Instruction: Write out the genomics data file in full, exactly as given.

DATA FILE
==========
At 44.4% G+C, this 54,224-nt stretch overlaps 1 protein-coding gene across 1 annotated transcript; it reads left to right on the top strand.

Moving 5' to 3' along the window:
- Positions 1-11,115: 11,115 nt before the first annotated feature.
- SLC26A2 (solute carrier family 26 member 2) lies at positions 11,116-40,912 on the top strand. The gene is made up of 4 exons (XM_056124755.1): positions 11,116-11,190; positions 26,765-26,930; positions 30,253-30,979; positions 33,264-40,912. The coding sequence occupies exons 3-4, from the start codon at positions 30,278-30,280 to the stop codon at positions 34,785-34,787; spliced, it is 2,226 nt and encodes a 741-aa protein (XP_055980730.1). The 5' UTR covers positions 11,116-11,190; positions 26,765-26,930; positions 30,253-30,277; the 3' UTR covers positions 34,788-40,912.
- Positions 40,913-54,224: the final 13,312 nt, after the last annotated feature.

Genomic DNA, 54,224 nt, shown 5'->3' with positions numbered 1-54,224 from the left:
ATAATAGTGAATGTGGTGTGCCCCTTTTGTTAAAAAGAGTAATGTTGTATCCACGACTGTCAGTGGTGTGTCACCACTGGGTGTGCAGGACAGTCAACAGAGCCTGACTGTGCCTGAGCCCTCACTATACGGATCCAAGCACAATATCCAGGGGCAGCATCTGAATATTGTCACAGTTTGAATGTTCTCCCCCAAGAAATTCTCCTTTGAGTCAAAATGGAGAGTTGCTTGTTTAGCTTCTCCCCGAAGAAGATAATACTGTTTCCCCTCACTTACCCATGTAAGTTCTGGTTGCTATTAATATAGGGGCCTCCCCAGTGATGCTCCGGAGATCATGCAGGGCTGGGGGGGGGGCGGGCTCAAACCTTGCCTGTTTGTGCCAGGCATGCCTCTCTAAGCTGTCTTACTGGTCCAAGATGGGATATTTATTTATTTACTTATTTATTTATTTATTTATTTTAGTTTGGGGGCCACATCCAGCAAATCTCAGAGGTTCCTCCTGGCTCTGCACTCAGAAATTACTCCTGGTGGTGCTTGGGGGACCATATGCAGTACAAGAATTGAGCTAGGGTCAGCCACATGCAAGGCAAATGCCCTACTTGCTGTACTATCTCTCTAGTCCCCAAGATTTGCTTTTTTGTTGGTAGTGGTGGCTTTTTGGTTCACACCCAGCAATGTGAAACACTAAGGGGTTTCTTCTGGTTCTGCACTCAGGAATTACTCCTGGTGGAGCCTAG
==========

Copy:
At 44.4% G+C, this 54,224-nt stretch overlaps 1 protein-coding gene across 1 annotated transcript; it reads left to right on the top strand.

Moving 5' to 3' along the window:
- Positions 1-11,115: 11,115 nt before the first annotated feature.
- SLC26A2 (solute carrier family 26 member 2) lies at positions 11,116-40,912 on the top strand. The gene is made up of 4 exons (XM_056124755.1): positions 11,116-11,190; positions 26,765-26,930; positions 30,253-30,979; positions 33,264-40,912. The coding sequence occupies exons 3-4, from the start codon at positions 30,278-30,280 to the stop codon at positions 34,785-34,787; spliced, it is 2,226 nt and encodes a 741-aa protein (XP_055980730.1). The 5' UTR covers positions 11,116-11,190; positions 26,765-26,930; positions 30,253-30,277; the 3' UTR covers positions 34,788-40,912.
- Positions 40,913-54,224: the final 13,312 nt, after the last annotated feature.

Genomic DNA, 54,224 nt, shown 5'->3' with positions numbered 1-54,224 from the left:
ATAATAGTGAATGTGGTGTGCCCCTTTTGTTAAAAAGAGTAATGTTGTATCCACGACTGTCAGTGGTGTGTCACCACTGGGTGTGCAGGACAGTCAACAGAGCCTGACTGTGCCTGAGCCCTCACTATACGGATCCAAGCACAATATCCAGGGGCAGCATCTGAATATTGTCACAGTTTGAATGTTCTCCCCCAAGAAATTCTCCTTTGAGTCAAAATGGAGAGTTGCTTGTTTAGCTTCTCCCCGAAGAAGATAATACTGTTTCCCCTCACTTACCCATGTAAGTTCTGGTTGCTATTAATATAGGGGCCTCCCCAGTGATGCTCCGGAGATCATGCAGGGCTGGGGGGGGGGCGGGCTCAAACCTTGCCTGTTTGTGCCAGGCATGCCTCTCTAAGCTGTCTTACTGGTCCAAGATGGGATATTTATTTATTTACTTATTTATTTATTTATTTATTTTAGTTTGGGGGCCACATCCAGCAAATCTCAGAGGTTCCTCCTGGCTCTGCACTCAGAAATTACTCCTGGTGGTGCTTGGGGGACCATATGCAGTACAAGAATTGAGCTAGGGTCAGCCACATGCAAGGCAAATGCCCTACTTGCTGTACTATCTCTCTAGTCCCCAAGATTTGCTTTTTTGTTGGTAGTGGTGGCTTTTTGGTTCACACCCAGCAATGTGAAACACTAAGGGGTTTCTTCTGGTTCTGCACTCAGGAATTACTCCTGGTGGAGCCTAG